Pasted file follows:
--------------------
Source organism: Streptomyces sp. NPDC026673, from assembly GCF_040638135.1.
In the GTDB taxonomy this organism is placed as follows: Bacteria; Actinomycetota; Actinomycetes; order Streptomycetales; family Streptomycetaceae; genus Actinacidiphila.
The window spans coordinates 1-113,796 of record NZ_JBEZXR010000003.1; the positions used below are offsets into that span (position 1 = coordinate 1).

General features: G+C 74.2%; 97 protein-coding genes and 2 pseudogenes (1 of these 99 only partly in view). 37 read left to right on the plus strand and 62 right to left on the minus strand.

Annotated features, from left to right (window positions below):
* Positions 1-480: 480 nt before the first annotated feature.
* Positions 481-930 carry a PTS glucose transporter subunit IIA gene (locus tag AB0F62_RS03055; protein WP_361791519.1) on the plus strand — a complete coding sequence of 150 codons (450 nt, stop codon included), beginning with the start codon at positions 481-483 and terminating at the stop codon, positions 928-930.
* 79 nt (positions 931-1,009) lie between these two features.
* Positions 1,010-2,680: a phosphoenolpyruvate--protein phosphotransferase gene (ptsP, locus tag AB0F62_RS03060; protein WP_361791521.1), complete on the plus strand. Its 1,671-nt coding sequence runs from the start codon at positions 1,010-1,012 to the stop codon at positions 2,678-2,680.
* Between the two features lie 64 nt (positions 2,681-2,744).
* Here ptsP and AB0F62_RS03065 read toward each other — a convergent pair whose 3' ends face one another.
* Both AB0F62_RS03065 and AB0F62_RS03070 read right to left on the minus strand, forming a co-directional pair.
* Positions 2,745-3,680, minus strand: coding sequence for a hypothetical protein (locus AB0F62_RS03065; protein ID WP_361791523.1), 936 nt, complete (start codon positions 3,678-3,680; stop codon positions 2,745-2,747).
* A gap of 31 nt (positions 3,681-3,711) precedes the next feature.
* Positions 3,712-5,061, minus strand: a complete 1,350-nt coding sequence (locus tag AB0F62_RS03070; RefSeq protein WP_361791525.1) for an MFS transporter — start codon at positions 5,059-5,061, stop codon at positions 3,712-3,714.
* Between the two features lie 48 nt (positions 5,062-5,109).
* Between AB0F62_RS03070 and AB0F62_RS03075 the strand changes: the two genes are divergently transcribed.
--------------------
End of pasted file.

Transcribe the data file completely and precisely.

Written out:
Source organism: Streptomyces sp. NPDC026673, from assembly GCF_040638135.1.
In the GTDB taxonomy this organism is placed as follows: Bacteria; Actinomycetota; Actinomycetes; order Streptomycetales; family Streptomycetaceae; genus Actinacidiphila.
The window spans coordinates 1-113,796 of record NZ_JBEZXR010000003.1; the positions used below are offsets into that span (position 1 = coordinate 1).

General features: G+C 74.2%; 97 protein-coding genes and 2 pseudogenes (1 of these 99 only partly in view). 37 read left to right on the plus strand and 62 right to left on the minus strand.

Annotated features, from left to right (window positions below):
* Positions 1-480: 480 nt before the first annotated feature.
* Positions 481-930 carry a PTS glucose transporter subunit IIA gene (locus tag AB0F62_RS03055; protein WP_361791519.1) on the plus strand — a complete coding sequence of 150 codons (450 nt, stop codon included), beginning with the start codon at positions 481-483 and terminating at the stop codon, positions 928-930.
* 79 nt (positions 931-1,009) lie between these two features.
* Positions 1,010-2,680: a phosphoenolpyruvate--protein phosphotransferase gene (ptsP, locus tag AB0F62_RS03060; protein WP_361791521.1), complete on the plus strand. Its 1,671-nt coding sequence runs from the start codon at positions 1,010-1,012 to the stop codon at positions 2,678-2,680.
* Between the two features lie 64 nt (positions 2,681-2,744).
* Here ptsP and AB0F62_RS03065 read toward each other — a convergent pair whose 3' ends face one another.
* Both AB0F62_RS03065 and AB0F62_RS03070 read right to left on the minus strand, forming a co-directional pair.
* Positions 2,745-3,680, minus strand: coding sequence for a hypothetical protein (locus AB0F62_RS03065; protein ID WP_361791523.1), 936 nt, complete (start codon positions 3,678-3,680; stop codon positions 2,745-2,747).
* A gap of 31 nt (positions 3,681-3,711) precedes the next feature.
* Positions 3,712-5,061, minus strand: a complete 1,350-nt coding sequence (locus tag AB0F62_RS03070; RefSeq protein WP_361791525.1) for an MFS transporter — start codon at positions 5,059-5,061, stop codon at positions 3,712-3,714.
* Between the two features lie 48 nt (positions 5,062-5,109).
* Between AB0F62_RS03070 and AB0F62_RS03075 the strand changes: the two genes are divergently transcribed.